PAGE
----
NEWSLETTER – November Week 1



Failure to re-employ an employee is when an ex-employee has a reasonable expectation of being re-employed … which expectation comes to naught. In this case, the expectation is created by a pre-existing agreement and failure to give effect to the agreement is deemed to be akin to unfair dismissal.

Section 186(1)(d) of the Labour Relations Act (the “Act”) deals with selective re-employment, where “an employer [who] dismissed a number of employees for the same or similar reasons has offered to re-employ one or more of them but has refused to re-employ another”. Such an agreement is usually made in the wake of a mass retrenchment, where retrenched employees are promised the chance at re-employment should suitable vacancies arise in future. But the section does not require a collective agreement and any valid agreement, including a mutual separation agreement, voluntary termination agreement, or medical lay-off agreement will do equally well.

Employees alleging a failure to re-employ in terms of an agreement must prove the existence of the agreement which imposes the obligation to re-employ upon the employer. A mere ‘intimation’ of re-employment is not sufficient.

For the purpose of such an agreement, what would constitute a “suitable” vacancy? It is commonly accepted that the employee alleging a failure to re-employ must also prove that they are qualified for the vacant position in question. In the case of Bosal (Afrika) (Pty) Ltd vs NUMSA obo Botha [2000] 3 BALR 325 (IMSSA) the dismissed employee could not prove that he had the necessary skills for the position and the court held that the externally sourced job applicant had been fairly appointed.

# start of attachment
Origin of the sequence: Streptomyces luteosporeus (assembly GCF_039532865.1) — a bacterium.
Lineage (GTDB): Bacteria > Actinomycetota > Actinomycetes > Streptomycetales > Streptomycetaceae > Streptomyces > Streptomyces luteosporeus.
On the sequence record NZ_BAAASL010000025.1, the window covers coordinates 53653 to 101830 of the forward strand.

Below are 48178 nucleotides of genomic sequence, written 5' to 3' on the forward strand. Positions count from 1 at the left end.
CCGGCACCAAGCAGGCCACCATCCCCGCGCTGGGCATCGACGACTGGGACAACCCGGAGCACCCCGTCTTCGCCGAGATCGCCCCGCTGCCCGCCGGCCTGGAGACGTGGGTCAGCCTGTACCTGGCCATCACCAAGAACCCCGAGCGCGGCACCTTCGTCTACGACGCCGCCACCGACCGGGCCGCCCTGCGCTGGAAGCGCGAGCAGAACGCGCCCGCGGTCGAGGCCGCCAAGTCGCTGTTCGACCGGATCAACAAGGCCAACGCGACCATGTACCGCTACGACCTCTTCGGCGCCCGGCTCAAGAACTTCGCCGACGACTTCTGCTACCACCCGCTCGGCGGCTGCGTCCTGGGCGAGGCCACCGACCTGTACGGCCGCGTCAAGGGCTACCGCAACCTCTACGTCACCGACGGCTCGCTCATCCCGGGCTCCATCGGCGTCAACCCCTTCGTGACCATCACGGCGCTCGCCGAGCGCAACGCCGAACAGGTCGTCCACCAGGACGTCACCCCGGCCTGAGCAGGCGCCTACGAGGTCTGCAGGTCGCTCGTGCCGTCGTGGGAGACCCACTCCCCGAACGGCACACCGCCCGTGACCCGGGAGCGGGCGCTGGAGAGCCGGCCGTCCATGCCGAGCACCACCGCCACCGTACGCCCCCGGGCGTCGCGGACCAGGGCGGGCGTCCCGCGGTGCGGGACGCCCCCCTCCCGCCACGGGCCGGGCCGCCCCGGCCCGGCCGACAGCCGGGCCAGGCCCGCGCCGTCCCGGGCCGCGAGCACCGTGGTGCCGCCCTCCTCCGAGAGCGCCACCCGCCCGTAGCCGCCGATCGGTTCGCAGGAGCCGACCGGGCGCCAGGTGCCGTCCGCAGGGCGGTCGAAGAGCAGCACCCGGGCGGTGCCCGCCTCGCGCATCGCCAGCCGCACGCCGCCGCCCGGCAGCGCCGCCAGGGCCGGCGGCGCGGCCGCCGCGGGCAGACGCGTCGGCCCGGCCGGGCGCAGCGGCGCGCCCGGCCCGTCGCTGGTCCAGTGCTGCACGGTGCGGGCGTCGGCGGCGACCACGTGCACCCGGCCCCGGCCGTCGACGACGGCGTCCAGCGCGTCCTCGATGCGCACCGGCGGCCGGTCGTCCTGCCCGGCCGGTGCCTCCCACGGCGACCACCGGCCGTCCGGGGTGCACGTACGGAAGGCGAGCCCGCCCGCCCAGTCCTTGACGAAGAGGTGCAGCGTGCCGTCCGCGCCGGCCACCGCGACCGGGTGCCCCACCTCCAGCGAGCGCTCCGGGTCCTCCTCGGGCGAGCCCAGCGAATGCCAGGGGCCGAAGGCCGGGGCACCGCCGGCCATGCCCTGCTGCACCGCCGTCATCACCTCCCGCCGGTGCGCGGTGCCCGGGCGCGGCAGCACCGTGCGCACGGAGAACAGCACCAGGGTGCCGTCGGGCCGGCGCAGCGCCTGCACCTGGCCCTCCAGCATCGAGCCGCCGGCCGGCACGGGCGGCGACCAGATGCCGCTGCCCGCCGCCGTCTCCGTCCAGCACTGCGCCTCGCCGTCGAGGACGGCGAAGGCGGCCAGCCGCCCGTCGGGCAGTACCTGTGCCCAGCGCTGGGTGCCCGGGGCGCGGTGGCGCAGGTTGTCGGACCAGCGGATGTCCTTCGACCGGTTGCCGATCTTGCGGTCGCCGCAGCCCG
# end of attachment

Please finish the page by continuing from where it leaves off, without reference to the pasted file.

If an employer appoints a new employee to perform a retrenched employee’s work in breach of a rehiring agreement, that is held to be an unfair labour practice (OCGAWU obo Mapolie v Metlite Alloys (2002) 10 BALR 1058 (CCMA)). The hiring of a contractor to perform a retrenched employee’s work was held to constitute an unfair dismissal (NUMSA obo Dayimani and Wire Products Stainless Steel (2004) 25 ILJ2116 (BCA)).

The LRA does not require that employees be rehired on the exact same terms and conditions of employment as were previously in force but if the vacancy can be regarded as being substantially similar, it would be safest to allow the ex-employee the right of first refusal before the position is advertised.



11 October 2017



Grain SA has a plan to keep SA food secure despite the loss of arable land …

  • Why is maize so important to the SA economy and is climate change impacting it?
  • How does poor implementation of land reform affect our food security?
  • Where are we with transformation of farmers?
  • What can SA do to secure our food production despite losing our best soils to mining and other causes?

Wednesday, 18 October 2017

11h00 – 11h30 Registration (sandwiches, tea & coffee will be available)
11h30 – 13h30 Presentation & discussion

Free Market Foundation, Block 5 Bryanston Gate, 170 Curzon Road, Bryanston
(opposite Sandton Medi-Clinic)

Entrance free.

RSVP by clicking on

Guests welcome – NB please register each attendee separately

(If you have already responded or cannot join us, no need to RSVP)

You will be able to watch this event LIVE via the FMF’s Facebook page by clicking this link:

Grain SA, a voluntary non-profit organisation for grain farmers in SA that assists all farmers (commercial and subsistence) to be sustainable in their operations, runs a farmer development programme that for more than 10 years has achieved fantastic results in uplifting rural communities and improved not only national food security in SA, but also house hold food security.